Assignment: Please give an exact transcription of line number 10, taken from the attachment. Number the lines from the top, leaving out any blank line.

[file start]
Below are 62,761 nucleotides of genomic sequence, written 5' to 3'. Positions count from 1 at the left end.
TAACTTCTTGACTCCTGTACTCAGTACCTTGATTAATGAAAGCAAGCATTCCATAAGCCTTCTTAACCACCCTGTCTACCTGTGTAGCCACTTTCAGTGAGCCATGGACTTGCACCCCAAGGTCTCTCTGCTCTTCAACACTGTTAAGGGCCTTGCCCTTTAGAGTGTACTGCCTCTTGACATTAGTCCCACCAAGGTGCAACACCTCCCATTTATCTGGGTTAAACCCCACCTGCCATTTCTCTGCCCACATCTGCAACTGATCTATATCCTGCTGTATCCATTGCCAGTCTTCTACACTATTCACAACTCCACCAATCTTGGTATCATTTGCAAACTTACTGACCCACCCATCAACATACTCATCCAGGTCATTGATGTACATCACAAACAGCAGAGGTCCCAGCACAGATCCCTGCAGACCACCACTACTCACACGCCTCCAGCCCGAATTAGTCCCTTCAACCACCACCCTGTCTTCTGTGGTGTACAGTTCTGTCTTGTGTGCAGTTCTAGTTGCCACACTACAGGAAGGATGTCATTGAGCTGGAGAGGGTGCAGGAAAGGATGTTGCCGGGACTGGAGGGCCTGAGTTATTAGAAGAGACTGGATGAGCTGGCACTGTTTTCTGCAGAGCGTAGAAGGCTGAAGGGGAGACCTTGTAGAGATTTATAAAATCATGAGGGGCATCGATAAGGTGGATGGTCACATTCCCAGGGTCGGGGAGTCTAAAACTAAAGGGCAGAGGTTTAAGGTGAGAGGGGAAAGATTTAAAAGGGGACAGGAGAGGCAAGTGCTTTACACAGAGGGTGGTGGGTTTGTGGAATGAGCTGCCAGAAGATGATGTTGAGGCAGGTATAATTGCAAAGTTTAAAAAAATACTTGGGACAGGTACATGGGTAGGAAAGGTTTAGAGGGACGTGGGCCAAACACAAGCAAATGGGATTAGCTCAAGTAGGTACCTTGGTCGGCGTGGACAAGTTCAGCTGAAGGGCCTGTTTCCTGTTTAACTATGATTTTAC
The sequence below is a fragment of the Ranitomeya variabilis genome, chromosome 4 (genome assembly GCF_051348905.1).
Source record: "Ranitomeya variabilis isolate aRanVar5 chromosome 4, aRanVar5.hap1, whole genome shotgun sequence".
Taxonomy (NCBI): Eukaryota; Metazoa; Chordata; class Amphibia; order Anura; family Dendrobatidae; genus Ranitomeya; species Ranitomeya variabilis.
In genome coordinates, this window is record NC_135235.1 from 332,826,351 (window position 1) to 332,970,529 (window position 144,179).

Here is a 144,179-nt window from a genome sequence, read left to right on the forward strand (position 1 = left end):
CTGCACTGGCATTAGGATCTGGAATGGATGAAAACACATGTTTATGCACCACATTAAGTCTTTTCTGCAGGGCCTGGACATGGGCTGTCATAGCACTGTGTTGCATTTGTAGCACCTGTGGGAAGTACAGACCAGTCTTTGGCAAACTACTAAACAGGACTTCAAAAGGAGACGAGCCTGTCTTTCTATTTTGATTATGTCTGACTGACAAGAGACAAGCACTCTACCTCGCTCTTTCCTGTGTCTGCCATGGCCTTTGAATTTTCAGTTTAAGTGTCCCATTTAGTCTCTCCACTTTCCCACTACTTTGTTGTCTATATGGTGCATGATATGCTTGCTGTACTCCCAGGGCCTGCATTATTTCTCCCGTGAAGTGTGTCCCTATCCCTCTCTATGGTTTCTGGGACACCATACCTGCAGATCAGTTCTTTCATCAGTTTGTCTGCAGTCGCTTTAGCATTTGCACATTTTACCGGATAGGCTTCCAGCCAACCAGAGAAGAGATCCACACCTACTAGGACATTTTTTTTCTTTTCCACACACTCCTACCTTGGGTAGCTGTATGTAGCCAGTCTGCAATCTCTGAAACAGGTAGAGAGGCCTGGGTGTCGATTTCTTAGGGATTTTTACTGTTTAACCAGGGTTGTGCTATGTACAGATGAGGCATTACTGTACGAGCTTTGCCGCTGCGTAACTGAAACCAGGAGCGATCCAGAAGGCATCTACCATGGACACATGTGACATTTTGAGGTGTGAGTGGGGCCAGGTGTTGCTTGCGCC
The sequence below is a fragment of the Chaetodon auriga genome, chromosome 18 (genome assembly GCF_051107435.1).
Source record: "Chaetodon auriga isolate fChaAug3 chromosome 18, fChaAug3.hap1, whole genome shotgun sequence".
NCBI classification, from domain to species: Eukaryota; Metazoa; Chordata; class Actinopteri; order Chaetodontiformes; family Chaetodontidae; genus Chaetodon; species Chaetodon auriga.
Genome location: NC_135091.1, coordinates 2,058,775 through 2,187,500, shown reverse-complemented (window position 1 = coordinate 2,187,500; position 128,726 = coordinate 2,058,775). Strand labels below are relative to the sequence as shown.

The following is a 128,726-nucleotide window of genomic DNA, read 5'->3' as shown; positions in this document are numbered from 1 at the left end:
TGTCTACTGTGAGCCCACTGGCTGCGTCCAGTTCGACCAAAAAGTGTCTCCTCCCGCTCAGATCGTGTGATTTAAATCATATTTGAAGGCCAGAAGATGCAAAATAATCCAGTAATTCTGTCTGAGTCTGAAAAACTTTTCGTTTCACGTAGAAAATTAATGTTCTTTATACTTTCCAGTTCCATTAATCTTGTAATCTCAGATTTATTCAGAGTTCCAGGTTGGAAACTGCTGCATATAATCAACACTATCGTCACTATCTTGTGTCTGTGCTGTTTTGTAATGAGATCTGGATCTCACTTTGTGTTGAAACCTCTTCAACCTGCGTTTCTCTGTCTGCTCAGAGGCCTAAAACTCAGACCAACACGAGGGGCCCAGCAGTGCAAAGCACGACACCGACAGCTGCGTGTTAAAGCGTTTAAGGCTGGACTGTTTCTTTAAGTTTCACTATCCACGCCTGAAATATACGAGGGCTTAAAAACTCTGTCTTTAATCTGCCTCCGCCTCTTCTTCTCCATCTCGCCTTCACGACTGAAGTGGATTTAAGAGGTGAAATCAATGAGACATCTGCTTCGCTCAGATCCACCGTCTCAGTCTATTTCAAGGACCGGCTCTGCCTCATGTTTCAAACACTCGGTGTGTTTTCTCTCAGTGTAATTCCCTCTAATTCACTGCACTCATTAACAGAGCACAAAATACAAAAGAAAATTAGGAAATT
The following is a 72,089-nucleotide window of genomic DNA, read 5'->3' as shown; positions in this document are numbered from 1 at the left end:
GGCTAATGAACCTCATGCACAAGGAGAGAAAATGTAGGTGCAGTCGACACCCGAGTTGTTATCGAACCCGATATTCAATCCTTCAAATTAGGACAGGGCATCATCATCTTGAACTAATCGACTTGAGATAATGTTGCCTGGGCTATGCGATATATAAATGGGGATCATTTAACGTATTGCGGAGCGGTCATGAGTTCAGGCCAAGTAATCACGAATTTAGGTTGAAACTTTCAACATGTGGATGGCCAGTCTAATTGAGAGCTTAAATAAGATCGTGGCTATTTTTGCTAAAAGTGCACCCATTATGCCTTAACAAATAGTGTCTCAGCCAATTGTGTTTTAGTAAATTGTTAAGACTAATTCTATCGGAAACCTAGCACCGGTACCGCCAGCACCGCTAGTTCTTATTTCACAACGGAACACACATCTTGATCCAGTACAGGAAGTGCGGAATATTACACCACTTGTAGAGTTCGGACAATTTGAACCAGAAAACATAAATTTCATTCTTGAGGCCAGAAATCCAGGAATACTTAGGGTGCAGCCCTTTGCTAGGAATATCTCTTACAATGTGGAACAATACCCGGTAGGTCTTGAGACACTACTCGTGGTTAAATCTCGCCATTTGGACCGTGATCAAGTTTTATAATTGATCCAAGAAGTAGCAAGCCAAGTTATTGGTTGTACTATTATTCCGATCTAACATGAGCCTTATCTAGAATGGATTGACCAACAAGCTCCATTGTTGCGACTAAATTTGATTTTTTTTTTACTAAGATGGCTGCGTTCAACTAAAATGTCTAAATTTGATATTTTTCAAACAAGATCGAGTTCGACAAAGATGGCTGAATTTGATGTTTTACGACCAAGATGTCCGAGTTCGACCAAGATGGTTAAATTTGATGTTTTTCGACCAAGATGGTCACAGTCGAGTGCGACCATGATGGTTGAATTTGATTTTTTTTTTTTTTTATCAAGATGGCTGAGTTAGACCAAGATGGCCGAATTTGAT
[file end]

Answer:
Source record: "Chaetodon auriga isolate fChaAug3 chromosome 18, fChaAug3.hap1, whole genome shotgun sequence".